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This question already has an answer here:

I had always assumed that human waste was removed from commercial aircraft while they were on the ground, some inscrutable machine coming by to suck the material out and carry it away.

Although that may happen, it appears that planes do have the ability to poop and they use that ability as one woman found out yesterday after a plane pooped on her house.

Apparently commercial carriers euphemistically call the poop "blue ice".

Under what circumstances do planes eject blue ice while airborne rather than dispose of it when on the ground?


Note that the alleged duplicate question does not answer the question correctly so I have posted a correct answer here below.

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marked as duplicate by Peter Kämpf, J. Hougaard, kevin, Carlo Felicione, J Walters Jan 5 '17 at 12:23

This question has been asked before and already has an answer. If those answers do not fully address your question, please ask a new question.

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    $\begingroup$ It is almost always the result of a leakage in the treatment system, no aircraft that I know of has the ability to purposely discharge the waste system. $\endgroup$ – Ron Beyer Jan 5 '17 at 4:20
  • $\begingroup$ @RonBeyer Looks like you have an answer, why limit that to a comment? $\endgroup$ – KorvinStarmast Jan 5 '17 at 5:29
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    $\begingroup$ @KorvinStarmast It's the "that I know of" that keeps me from that, apparently there were some 727's that had this ability. I don't know of any modern aircraft that has this "ability", but I could be mistaken, and haven't really looked into it enough to constitute a factual answer. $\endgroup$ – Ron Beyer Jan 5 '17 at 5:35
  • $\begingroup$ @RonBeyer There was a thread on PPRuNe recently that had some discussion of this particular issue. I'll see if I can find it. $\endgroup$ – KorvinStarmast Jan 5 '17 at 5:39
  • $\begingroup$ This schematic of the B737NG water/waste system can be found in this question. Waste tank collects and store toilet waste, including flush water, and is emptied only on the ground. Vacuum is created by a pump protected by a water separator and a filter. There could be a malfunction at this level. $\endgroup$ – mins Jan 5 '17 at 6:46
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After some research I discovered that "blue ice" jetsam from commercial planes are not uncommon and in several instances people have even been struck by poo bombs, although apparently noone has been killed yet.

Normally, the septic tank on a plane is evacuated on the ground by a special truck after the plane has landed. However, the septic tanks have an overflow valve. If, for any reason, the septic tank becomes full and pressurized, then it will start to overflow outside of the plane through the waste drain valve assembly (shown in diagram below). This overflow can accumulate into a ball of ice due to the freezing cold temperatures at high altitudes. The ice then falls off either when it gets too big or when the temperatures warm it as the plane nears the ground.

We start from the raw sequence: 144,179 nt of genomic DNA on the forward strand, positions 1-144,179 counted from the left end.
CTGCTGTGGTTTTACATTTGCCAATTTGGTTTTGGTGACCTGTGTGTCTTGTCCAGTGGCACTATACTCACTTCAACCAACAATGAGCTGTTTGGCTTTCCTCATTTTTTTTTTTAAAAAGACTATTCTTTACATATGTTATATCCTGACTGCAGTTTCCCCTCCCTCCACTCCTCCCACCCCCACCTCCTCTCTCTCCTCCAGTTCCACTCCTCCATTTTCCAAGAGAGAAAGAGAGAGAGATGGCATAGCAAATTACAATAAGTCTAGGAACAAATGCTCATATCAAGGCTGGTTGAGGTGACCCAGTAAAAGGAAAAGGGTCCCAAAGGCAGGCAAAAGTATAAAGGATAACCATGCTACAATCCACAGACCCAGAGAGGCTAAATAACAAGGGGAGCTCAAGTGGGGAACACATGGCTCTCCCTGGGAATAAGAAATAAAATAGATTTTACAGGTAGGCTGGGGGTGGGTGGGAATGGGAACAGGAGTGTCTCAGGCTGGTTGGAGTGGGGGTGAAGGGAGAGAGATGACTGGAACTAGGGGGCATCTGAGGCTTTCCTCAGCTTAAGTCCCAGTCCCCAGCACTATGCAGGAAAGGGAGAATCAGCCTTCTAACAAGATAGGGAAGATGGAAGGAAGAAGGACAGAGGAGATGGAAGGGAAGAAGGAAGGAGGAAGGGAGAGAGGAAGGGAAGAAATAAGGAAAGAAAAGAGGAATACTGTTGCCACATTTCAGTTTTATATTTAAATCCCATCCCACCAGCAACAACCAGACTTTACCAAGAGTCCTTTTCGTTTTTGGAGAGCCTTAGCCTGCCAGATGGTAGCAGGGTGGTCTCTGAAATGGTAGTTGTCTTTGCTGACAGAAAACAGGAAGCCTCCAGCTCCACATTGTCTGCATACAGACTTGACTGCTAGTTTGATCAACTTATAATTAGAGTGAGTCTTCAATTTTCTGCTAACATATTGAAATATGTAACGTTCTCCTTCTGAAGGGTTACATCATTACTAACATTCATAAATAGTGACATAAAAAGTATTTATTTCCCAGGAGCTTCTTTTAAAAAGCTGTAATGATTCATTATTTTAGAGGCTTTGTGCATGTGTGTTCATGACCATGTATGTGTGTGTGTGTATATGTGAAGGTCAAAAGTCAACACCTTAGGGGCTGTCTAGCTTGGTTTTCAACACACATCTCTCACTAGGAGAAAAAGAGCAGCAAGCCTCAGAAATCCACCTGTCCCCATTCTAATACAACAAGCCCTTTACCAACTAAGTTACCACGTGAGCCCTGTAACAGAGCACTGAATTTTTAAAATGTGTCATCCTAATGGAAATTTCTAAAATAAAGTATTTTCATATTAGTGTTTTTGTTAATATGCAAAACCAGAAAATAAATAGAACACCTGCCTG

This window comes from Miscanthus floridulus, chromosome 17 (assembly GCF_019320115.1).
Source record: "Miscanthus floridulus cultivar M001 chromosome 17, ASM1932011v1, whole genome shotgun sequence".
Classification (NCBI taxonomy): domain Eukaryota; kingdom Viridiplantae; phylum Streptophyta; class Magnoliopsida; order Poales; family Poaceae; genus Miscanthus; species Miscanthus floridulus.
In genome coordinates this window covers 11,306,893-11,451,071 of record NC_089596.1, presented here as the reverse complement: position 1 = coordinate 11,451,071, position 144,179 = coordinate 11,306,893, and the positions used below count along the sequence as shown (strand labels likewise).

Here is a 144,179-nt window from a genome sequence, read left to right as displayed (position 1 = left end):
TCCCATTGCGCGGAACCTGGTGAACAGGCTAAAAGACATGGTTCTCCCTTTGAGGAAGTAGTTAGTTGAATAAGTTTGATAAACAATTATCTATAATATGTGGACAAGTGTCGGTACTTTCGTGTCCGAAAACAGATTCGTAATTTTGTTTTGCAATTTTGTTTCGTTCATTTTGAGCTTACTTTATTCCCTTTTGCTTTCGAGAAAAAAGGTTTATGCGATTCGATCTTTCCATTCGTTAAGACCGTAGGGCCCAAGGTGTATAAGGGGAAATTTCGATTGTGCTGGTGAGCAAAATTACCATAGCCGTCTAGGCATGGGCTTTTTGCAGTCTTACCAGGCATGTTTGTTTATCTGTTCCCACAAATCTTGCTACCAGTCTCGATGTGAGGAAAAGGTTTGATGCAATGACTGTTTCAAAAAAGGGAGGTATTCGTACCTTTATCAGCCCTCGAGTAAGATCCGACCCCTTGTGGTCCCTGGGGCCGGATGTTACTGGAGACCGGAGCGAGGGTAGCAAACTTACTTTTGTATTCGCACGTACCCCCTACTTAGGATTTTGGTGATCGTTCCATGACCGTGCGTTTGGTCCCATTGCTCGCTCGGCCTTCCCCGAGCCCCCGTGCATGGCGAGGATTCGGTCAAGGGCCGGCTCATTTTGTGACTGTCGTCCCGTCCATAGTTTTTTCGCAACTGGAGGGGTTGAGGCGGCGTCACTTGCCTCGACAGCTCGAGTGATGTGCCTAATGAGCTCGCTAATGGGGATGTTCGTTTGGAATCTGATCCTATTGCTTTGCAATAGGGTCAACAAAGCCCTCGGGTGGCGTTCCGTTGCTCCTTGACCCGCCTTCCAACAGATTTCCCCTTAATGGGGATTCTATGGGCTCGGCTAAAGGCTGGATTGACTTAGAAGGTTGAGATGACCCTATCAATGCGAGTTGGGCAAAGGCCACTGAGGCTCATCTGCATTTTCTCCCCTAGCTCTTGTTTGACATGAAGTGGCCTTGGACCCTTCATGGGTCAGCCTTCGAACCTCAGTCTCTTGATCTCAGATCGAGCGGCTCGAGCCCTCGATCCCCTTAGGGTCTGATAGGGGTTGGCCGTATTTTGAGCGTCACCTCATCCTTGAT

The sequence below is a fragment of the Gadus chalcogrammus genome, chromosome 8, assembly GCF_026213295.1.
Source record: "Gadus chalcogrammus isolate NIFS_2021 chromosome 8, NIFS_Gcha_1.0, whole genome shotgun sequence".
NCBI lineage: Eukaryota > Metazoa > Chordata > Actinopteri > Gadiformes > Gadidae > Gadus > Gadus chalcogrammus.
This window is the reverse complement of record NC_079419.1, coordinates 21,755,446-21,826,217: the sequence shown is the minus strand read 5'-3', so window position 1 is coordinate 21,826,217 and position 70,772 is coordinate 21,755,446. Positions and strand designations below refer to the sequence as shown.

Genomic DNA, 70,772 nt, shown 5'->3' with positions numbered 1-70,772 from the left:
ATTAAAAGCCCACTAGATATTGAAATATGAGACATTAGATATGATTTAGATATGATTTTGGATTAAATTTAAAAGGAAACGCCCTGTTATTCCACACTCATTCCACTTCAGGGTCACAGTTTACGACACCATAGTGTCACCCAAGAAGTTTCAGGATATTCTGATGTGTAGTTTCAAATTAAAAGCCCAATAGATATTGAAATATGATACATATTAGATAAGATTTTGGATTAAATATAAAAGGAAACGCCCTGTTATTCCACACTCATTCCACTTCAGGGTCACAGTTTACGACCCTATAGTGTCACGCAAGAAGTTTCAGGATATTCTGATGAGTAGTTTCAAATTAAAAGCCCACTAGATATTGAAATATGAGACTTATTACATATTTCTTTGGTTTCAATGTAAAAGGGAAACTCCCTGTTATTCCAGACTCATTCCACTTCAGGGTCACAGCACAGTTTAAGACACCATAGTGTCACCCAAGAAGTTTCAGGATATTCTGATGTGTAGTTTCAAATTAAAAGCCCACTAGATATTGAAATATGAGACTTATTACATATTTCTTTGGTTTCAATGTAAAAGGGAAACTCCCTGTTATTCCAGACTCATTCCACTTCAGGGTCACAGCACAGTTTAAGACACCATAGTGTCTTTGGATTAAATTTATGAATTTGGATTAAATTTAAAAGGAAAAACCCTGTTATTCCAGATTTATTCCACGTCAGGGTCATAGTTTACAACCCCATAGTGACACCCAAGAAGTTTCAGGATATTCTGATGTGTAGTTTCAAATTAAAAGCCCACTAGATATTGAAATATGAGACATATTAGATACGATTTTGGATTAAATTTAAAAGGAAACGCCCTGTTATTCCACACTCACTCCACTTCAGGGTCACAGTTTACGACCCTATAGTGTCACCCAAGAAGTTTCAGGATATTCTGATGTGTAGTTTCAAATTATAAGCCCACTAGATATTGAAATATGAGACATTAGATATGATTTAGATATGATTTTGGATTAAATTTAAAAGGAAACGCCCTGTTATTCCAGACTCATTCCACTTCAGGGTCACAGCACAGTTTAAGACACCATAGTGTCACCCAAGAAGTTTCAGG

enter image description here

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  • $\begingroup$ This answer would be more authoritative if you were able to provide documentation for your statements regarding the overflow vent and the tank system. Such documentation should define the type of aircraft discussed as well include such information as the system's operating description and schematic. $\endgroup$ – J Walters Jan 5 '17 at 13:23
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    $\begingroup$ I studied the my maintenance manual for one of the older B737 models and it does not have an overflow valve from the waste water system. There is, however, an overflow valve from the potable water system which would dump overflow water overboard. In the absence of any evidence to the contrary I am going to suggest that you are confusing the two systems. $\endgroup$ – J Walters Jan 5 '17 at 16:28
  • $\begingroup$ @JonathanWalters Out of curiosity, what could cause the potable water system to overflow during flight? It seems like that would only be possible when filling it on the ground. $\endgroup$ – reirab Jan 5 '17 at 18:54
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    $\begingroup$ @JonathanWalters If the tank is full, it will overflow. It is that simple. $\endgroup$ – Tyler Durden Jan 5 '17 at 22:08
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    $\begingroup$ @TylerDurden Where will it overflow to? The lav floor? Where will it overflow from? $\endgroup$ – J Walters Jan 5 '17 at 22:21

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